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String ground wire on Les Paul

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  • String ground wire on Les Paul

    I know that a bridge or "string" ground wire is important and is included on many electric guitars, but I don't see one in the wiring diagrams for a Les Paul nor is there anything shown on the plans for the one I am building. Do LP's usually have a ground wire to the bridge or tailpiece, if so how is it routed and how is it connected to the insert?

  • #2
    On some there is a hole that goes to the stud of the stop tailpiece. A wire is returned through a small hole in the control cavity.

    On others there is a ground wire that runs to the back of each pot.

    On others they use braided cable and use the shielding on the cable as a ground.

    So there are three different ways to do it. Good Luck!

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    • #3
      Yeah, pretty much that, with the additional note that ground is ground and everything should eventually connect to the ground lug on the output jack. The string ground is only there to help reduce hum, using your body to do the work. Some builders wire a cap and resistor in parallel to help minimize the risk of getting shocked. Running a wire from the cavity to the stop tailpiece bushing can be an adventure, but it can be done with a 1/8" aircraft bit and some protective shim on the back of the guitar.

      If you're using active pickups, then it's recommended to not have a string ground. On some guitars I've made, string grounding isn't an option because of the parts. For example, the black version of the Hipshot string through bridge is coated with a non-conductive paint or powder coat, so a string bridge won't work on it. The ferrules are also non-conductive, so the only thing I can do is to shield everything which isn't a bad idea anyway.

      Another option you have is to use a trapeze tailpiece or a Bigsby, then run the string ground from the tailpiece mount to the control cavity. That's an easy job with an aircraft bit. I usually stuff one end of the wire down the mounting screw holes in the tailblock, then check continuity with a meter.
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      • #4
        OK, thanks guys. The guitar is far enough along that drilling a hole from the cavity or the the channel from the pickups to either the bridge or tailpiece will be doable but a hassle. The problem is that I can't see how to connect a wire to either of the studs for the tailpiece or the bridge - these are the Gotoh 510. However if you think I need a ground here I'll get it in somehow.

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        • #5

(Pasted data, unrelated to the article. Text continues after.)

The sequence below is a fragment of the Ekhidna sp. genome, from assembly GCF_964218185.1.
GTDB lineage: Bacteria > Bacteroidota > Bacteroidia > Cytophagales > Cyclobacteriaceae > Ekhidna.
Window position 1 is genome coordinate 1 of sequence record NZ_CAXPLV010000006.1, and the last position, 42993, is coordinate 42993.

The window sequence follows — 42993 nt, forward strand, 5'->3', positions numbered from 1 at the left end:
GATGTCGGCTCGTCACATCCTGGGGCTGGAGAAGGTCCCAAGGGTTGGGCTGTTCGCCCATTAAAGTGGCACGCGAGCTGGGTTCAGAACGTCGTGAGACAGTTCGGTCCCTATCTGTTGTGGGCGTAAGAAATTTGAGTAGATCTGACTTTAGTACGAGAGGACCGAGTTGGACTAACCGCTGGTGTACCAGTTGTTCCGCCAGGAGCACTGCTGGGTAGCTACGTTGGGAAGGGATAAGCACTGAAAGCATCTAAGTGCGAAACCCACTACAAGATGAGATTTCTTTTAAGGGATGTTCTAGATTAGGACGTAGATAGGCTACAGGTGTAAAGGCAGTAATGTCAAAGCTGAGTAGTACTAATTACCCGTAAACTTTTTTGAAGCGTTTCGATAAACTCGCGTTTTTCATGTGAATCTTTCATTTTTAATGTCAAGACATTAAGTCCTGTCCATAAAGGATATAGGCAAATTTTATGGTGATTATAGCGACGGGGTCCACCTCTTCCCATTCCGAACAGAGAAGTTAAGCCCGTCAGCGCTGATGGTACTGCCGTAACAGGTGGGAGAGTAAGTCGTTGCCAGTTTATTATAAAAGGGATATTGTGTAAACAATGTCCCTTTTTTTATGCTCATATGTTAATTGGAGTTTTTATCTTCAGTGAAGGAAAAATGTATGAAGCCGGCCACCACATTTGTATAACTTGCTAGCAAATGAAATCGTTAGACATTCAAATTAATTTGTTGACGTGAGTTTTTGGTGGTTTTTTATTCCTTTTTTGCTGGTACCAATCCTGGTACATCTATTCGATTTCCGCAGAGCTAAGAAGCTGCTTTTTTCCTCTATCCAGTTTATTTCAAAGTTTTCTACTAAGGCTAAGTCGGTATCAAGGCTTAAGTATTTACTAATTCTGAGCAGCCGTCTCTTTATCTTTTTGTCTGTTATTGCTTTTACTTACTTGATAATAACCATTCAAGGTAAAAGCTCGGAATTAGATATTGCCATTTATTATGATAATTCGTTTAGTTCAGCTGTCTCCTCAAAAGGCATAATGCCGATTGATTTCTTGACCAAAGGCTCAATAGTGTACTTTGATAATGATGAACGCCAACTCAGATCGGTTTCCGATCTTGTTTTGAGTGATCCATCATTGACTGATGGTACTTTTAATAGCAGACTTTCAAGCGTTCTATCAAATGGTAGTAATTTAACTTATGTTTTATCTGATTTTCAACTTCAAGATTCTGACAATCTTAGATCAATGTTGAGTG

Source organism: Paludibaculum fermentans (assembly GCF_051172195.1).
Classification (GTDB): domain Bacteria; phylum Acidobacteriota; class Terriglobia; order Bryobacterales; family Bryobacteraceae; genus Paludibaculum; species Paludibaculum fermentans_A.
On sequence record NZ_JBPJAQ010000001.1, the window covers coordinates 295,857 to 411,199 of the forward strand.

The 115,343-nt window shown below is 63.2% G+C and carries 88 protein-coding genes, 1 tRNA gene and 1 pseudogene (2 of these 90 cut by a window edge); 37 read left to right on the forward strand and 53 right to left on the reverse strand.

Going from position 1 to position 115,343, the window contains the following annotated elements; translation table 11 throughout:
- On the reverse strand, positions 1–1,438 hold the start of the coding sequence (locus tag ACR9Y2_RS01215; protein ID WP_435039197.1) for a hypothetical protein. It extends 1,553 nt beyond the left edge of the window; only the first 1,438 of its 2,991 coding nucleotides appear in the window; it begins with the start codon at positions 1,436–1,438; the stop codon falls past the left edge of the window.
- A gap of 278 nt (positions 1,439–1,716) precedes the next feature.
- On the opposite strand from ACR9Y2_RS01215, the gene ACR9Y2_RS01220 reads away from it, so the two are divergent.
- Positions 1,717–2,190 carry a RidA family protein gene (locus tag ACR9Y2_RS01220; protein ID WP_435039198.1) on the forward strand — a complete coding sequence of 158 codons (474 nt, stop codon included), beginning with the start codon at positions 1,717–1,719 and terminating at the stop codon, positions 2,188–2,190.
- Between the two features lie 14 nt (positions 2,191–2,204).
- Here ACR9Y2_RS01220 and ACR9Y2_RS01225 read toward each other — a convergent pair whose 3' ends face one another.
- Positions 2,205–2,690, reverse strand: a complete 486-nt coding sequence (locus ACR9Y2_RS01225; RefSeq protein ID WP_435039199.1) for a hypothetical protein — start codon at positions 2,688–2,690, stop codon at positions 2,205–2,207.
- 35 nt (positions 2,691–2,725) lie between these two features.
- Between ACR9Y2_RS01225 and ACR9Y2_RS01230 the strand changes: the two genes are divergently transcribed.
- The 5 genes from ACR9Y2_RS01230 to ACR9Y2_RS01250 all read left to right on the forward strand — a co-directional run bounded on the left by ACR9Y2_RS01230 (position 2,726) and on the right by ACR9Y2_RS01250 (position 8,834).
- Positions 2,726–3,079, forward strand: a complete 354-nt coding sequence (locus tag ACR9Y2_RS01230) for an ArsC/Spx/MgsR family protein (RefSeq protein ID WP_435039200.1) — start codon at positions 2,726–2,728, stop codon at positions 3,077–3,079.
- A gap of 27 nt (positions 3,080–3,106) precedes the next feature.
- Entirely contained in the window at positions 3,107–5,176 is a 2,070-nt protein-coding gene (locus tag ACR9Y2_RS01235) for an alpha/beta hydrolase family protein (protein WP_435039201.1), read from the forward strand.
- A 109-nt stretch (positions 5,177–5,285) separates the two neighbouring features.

Some LPs have a string ground, some don't. My 77 standard does not, but I wish it did.

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          • #6
            The Gotoh 510 has bushings, so that's where you'd make the connection. It's possible to solder a wire to the bushing prior to installation, but I haven't done that. With my luck it would separate in the process of pressing in the bushing. I've just used a pressure contact between the bushing hole and the bushing, and they've maintained continuity for years.
            SPAM: Buy my eBook, "Beginning Electric Guitar Design". $4.99 and available at:
            Lulu Edition
            Kindle Edition
            iTunes iBookstore
            Nook Edition

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            • #7
              I bought a 94 Standard that came without a ground to the strings. Was basically unusable because of static noise and hum. For years I used a piece of string, stuck between the TOM and the bridge pickup as ground. I played her like that until she went into the techs for an unrelated issue, and he installed a proper ground from the electronics cavity to the bridge (or tailpiece) posts.
              Hey nonny nonny milord!

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              • #8
                On some there is a hole that goes to the stud of the stop tailpiece. A wire is returned through a small hole in the control cavity.

                On others there is a ground wire that runs to the back of each pot.

                On others they use braided cable and use the shielding on the cable as a ground.

                So there are three different ways to do it. Good Luck!


                im confused by this post

                your first answer is, in my experience, the correct one